October 30, 2009

Islam by the numbers

Posted in International development at 1:46 pm by Eamon Aghdasi

I have a good grad school friend named Adam (not his real name) who’s from a predominantly Muslim country but is harshly critical of Islam. Like many countries in the Middle East and Central and Southwest Asia, Adam’s country is developing but moving slowly in certain regards, and threatened by the possibility of catastrophic collapse. It is a burgeoning democracy, but (by most measures) suffers from poor governance and widespread corruption. It has millions of moderate, peaceful Muslim believers who care more about their families’ wellbeing than politics, yet violent islamists are growing in strength within the country.

Adam and I have a usual ironic pattern to our arguments. It usually involves him (Muslim, at least by family) arguing how terrible Islam is while I (not Muslim but very respectful of Islam) defend it. Usually the arguments are about some aspect of Islamic history or doctrine (for instance, where Adam will raise the example of some hadith where the Prophet Muhammad said such-and-such ridiculous thing, and she sheer ridiculousness allegedly proves Islam’s falsehood).

To Adam, though, Islam is not just a false religion, but it represents a movement and belief system that is actually harmful to his country’s progress. Recently, we argued over email from 8,000 miles apart about this, when Adam pointed out how poor female labor force participation is in many Muslim countries. This isn’t an opinion, but a fact; in reality, Muslim countries perform very poorly on a wide range of social indicators. Below is a scatter plot, just to provide a visual example, with World Bank Voice & Accountability scores on the y-axis, and the proportion of countries’ populations being Muslim on the x-axis. The downward sloping relationship is pretty visible here.


However, making the jump to the conclusion that Islam somehow causes these poor social outcomes (or anything else) is something that no sensible person, including Adam, would do. Adam’s argument was based both on the data and on anecdotal evidence from his own life. On the contrary, rather, it is possible (likely) that the prevalence of Islam happens to be correlated with some other factor that is driving these outcomes.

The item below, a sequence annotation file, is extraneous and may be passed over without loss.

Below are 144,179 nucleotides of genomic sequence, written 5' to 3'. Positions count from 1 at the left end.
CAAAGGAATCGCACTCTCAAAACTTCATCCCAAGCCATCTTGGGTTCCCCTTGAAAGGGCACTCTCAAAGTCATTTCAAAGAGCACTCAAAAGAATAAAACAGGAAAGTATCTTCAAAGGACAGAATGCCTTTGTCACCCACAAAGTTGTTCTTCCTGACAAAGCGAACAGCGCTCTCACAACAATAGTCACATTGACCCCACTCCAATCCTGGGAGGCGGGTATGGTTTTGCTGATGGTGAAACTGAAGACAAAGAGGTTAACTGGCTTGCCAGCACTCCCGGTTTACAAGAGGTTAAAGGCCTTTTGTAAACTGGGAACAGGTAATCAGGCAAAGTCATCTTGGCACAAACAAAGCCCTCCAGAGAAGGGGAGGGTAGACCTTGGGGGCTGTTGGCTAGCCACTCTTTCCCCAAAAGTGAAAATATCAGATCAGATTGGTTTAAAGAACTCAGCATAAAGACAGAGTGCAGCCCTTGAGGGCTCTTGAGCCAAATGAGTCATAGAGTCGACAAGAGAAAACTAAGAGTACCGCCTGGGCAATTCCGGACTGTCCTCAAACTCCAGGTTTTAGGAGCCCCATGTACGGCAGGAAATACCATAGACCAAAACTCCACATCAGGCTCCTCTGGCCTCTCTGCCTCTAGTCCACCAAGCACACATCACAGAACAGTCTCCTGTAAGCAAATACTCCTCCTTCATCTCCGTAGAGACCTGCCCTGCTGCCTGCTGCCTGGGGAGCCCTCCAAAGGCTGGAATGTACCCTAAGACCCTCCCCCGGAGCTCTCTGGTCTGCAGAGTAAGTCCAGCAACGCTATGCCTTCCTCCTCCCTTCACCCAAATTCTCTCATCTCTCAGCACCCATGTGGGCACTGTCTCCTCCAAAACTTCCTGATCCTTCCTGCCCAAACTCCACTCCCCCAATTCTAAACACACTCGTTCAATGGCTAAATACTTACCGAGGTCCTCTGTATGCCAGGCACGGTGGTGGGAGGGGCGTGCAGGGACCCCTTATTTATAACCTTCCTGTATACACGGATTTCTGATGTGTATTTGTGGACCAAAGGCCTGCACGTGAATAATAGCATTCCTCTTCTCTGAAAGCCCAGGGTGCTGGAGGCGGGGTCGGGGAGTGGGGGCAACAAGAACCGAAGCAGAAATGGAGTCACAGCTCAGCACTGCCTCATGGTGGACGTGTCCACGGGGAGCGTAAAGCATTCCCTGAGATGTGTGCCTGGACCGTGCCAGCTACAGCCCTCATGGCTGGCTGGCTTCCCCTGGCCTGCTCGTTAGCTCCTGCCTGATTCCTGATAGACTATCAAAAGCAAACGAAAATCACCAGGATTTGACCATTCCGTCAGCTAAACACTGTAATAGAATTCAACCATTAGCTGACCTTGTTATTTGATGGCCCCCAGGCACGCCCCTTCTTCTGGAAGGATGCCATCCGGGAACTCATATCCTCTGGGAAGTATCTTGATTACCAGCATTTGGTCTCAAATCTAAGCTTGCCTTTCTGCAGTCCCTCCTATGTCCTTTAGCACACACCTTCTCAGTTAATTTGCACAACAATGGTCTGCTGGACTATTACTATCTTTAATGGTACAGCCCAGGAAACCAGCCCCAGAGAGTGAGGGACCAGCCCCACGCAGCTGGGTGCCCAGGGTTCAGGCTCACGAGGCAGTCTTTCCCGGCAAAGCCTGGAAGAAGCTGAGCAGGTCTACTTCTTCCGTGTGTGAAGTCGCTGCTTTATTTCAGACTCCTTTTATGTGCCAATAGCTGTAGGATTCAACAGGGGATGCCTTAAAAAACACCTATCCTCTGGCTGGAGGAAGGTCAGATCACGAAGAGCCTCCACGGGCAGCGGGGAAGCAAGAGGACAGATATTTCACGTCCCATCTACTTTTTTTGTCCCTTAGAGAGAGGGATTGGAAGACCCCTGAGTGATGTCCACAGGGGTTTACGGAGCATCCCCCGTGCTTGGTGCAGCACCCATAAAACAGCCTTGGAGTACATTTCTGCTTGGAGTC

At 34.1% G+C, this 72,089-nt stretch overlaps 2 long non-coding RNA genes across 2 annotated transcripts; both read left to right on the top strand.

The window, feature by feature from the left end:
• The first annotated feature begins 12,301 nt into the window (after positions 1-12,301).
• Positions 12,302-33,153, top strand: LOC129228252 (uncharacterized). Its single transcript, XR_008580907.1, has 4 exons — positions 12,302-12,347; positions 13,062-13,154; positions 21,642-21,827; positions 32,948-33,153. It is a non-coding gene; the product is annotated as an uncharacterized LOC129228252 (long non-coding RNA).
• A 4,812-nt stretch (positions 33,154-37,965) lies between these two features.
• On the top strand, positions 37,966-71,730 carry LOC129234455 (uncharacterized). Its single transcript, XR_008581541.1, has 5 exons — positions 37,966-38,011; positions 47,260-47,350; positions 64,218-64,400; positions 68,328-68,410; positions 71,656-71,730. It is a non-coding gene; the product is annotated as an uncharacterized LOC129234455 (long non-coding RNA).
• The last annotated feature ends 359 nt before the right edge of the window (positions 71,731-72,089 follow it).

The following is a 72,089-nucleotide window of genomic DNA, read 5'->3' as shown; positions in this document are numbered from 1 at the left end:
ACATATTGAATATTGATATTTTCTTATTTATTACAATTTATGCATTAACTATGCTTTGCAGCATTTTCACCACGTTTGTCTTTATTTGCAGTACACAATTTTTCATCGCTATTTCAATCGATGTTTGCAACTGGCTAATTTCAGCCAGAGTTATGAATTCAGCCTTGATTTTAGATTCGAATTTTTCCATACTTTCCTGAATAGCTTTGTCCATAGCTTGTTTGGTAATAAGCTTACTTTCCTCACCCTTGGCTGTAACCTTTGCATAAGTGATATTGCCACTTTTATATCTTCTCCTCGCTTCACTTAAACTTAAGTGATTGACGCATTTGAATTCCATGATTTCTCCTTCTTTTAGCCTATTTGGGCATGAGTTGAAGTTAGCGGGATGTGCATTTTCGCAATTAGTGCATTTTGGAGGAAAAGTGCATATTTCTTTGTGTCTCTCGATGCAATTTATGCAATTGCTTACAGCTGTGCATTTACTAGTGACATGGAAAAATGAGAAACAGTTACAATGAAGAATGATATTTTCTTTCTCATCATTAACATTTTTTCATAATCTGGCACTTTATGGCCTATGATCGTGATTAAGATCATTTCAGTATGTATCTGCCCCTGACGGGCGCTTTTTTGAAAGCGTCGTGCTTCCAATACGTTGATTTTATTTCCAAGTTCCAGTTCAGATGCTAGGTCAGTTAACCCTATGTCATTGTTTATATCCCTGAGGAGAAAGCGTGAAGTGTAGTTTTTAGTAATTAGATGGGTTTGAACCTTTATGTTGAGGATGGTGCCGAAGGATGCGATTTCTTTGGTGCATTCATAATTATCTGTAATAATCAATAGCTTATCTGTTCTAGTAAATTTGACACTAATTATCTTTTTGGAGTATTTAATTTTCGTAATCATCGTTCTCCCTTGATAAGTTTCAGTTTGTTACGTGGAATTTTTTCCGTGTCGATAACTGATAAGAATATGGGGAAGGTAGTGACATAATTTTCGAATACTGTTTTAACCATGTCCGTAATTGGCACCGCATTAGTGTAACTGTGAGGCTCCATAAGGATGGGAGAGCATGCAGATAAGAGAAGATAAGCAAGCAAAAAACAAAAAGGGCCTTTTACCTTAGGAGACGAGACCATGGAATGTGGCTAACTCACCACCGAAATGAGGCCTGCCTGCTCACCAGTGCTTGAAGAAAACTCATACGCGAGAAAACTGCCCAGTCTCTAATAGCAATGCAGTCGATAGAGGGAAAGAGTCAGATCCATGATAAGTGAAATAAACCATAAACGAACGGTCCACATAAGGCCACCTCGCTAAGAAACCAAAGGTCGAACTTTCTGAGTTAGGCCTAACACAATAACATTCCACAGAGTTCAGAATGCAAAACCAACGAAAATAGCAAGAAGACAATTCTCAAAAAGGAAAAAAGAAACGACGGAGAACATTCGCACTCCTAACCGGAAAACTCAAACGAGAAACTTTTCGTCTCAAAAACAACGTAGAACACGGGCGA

Is it poverty? In other words, do Muslim countries seem to be different simply because they happen to be poor (prevalence of Islam is definitely correlated with poverty)? I was curious about this, so I decided to run some regressions, with the dependent variables being a series of social indicators, and the explanatory variables being 1) the percentage of the country’s populace being Muslim, and 2) per capita income. If there’s a connection between Islam and the social indicators other than through the correlation with lower income, then the coefficient of the “percent Muslim” variable should be statistically significant.

The results were pretty remarkable. The prevalence of Islam, controlling for income, is associated with poorer scores on all six World Bank governance indicators; lower levels of education; higher fertility rates; less frequent use of contraception; less use of the internet; lower ratios of female-to-male school enrollment; a higher ratio of female-to-male unemployment; fewer women in parliament; and a lower ratio of female-to-male income. The one bright spot was that it was also associated with less inequality. (See here for a table of results.)

It occurred to me that oil might be playing a part in the results. The reason is as follows: a) poor results on the social indicators mentioned above are strongly correlated with lower incomes; b) the prevalence of Islam in a country is correlated both with lower incomes and with having oil; and c) having oil can be seen as a “short cut” in some cases to higher incomes, where the link that the same endogenous process of rising incomes and improving social factors doesn’t take exist. Is it possible that a handful of wealthy, oil-rich Gulf countries which happen to be predominantly Muslim were skewing the results?

I ran a second regression, this time adding another control variable, the number of barrels of oil a country produces per thousand people. If the link between Islam and poor social outcomes is explained by oil, then adding this control variable should render the Islam coefficient statistically insignificant.